traditional gender roles over freedom. However Smoke Sauna Sisterhood with its message is
currently sitting on the top of the Estonian box office. Critics claim that never before has there
been such an honest film made on the country’s culture and history.
“I learned from my photography teacher that there is no such thing as objective neutrality in
taking pictures. This is, I think, a common misconception with documentaries as well. The
filmmaker is never impartial to the subject they present.”
The Smoke Sauna Sisterhood, the group presented in the film, is made up of women that Anna
met during her seven year preparation for filming. Some she met during her own smoke sauna
sessions, and others got news of her project. Kadi Kivilo, a so-called sauna keeper, acts as a
main character in the film and initiates many of the conversations. Kadi and Anna share a
similar difficult history with their mothers and Kadi was more than willing to participate to begin
her own healing journey.
While on set in the smoke sauna a woman arrived whom Anna had not met before. This woman
asked if she could join them. Anna got the right vibrations from this woman and welcomed her
Thick, slow drifting smoke hangs in the air, illuminated by a single window. Anna’s goal was to
make the audience feel as if they are physically a part of the smoke sauna experience. Later we
see a picture of a deceased husband projected onto smoke with the forest in the background.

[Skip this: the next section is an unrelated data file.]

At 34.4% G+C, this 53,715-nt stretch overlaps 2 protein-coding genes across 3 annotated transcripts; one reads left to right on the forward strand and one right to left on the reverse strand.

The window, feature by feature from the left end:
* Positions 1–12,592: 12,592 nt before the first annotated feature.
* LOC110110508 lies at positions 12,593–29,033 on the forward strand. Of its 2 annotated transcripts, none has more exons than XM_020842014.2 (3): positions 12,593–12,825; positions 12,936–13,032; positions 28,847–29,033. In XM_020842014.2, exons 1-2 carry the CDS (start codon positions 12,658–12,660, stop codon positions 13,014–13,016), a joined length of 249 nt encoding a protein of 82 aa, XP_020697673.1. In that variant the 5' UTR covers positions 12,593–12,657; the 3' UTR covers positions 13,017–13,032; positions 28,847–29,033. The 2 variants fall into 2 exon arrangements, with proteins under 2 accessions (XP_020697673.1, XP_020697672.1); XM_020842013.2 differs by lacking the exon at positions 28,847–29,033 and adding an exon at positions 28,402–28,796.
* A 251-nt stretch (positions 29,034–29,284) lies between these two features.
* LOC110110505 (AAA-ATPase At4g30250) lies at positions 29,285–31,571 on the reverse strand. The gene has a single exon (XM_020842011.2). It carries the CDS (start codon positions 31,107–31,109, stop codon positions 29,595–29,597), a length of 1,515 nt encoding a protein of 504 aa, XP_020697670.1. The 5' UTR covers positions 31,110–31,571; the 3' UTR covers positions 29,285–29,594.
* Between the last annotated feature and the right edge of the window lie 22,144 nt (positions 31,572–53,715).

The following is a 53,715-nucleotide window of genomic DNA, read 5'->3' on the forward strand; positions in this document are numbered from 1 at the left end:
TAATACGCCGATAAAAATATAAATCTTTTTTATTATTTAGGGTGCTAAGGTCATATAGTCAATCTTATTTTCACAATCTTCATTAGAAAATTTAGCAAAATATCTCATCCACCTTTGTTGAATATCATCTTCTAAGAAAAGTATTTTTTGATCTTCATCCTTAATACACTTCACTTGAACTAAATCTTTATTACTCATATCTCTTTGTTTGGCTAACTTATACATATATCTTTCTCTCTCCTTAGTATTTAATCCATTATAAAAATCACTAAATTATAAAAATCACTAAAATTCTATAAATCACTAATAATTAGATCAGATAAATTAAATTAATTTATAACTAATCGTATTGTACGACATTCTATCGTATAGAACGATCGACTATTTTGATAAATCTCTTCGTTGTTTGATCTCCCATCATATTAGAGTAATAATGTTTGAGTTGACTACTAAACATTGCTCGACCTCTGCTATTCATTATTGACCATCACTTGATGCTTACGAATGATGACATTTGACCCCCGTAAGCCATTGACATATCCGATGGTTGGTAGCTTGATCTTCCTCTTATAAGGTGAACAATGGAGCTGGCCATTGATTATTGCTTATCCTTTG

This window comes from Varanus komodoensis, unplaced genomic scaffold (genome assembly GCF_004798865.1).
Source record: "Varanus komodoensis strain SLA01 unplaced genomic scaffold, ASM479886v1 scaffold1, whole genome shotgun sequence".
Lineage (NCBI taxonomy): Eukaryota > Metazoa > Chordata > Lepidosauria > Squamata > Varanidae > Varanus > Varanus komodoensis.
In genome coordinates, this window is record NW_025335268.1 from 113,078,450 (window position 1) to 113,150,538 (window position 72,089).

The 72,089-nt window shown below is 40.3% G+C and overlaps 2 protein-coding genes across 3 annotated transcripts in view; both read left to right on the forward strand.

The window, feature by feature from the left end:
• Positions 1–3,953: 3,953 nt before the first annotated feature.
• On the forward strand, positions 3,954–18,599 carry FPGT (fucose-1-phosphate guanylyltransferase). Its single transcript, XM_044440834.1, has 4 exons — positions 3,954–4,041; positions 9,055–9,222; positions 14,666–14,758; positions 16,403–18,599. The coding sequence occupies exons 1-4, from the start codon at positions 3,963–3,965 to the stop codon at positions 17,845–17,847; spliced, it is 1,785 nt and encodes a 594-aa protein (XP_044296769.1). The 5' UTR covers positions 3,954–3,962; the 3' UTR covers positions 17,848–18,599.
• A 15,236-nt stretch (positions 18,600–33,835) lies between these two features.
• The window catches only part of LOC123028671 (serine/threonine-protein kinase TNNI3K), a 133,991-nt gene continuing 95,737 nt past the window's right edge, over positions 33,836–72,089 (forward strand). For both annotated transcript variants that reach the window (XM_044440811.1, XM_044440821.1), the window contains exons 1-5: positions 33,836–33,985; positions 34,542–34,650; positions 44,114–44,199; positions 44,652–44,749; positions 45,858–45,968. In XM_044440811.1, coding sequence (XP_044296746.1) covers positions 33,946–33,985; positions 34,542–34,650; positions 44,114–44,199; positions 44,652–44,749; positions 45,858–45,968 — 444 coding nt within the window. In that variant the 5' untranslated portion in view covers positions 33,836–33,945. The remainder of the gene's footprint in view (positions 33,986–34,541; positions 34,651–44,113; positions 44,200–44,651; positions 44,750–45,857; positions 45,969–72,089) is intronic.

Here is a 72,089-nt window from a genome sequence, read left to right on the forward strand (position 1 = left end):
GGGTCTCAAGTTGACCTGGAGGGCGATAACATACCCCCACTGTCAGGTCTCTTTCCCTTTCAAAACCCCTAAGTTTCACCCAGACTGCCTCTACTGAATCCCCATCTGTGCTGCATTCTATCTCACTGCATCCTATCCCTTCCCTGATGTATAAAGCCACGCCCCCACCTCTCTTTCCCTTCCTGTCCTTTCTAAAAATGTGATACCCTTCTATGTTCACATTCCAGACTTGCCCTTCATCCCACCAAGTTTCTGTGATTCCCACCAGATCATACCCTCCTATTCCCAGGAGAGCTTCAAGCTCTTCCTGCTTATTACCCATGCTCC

Filming in an actual smoke sauna was in no way easy, as the technical equipment had to be
adjusted to the heat and moisture. For example they had different sets of lenses for filming
inside and outside the sauna. Not different models, but the indoor lenses had to be prepared
and heated up along with the sauna, which on the whole takes 6 hours. The lens was kept on
the floor for the first two hours, then sat on the first bench for another two, and then brought
higher and higher in the room until max heat had been reached. The DOP had to wear a cold
wet shirt and gloves during indoor filming to avoid burns from the metal casing of the camera.
During editing Anna again followed her intuition on which stories worked best, as they filmed
many more than could be shown in the film. There are plans to make a second project from all
the extra material that was shot, but nothing has been confirmed yet.
Hlín Jóhannesdóttir and Marianne Ostrat were producers on Smoke Sauna Sisterhood. Anna is
especially grateful for Marianne who was an on set producer and made everything the film
needed possible. Hlín and Marianne both worked on the production of Driving Mum, Hilmar
Oddsson’s new feature.
Anna has received numerous personal messages from women in her country that say that the
film has served as an eye opener and comfort for their own lives. She remembers a woman in
her 60s who wishes she had seen the film 40 years earlier and is going to show it to her
daughter. Another middle aged woman contacted Anna with a story of how she has had a
negative body image her whole life, but after seeing Sisterhood made an appointment with a
photographer for a nude session for her first step into accepting her body. Anna hopes she can
find the time to answer every message she receives.
– Written by Katla Gunnlaugsdóttir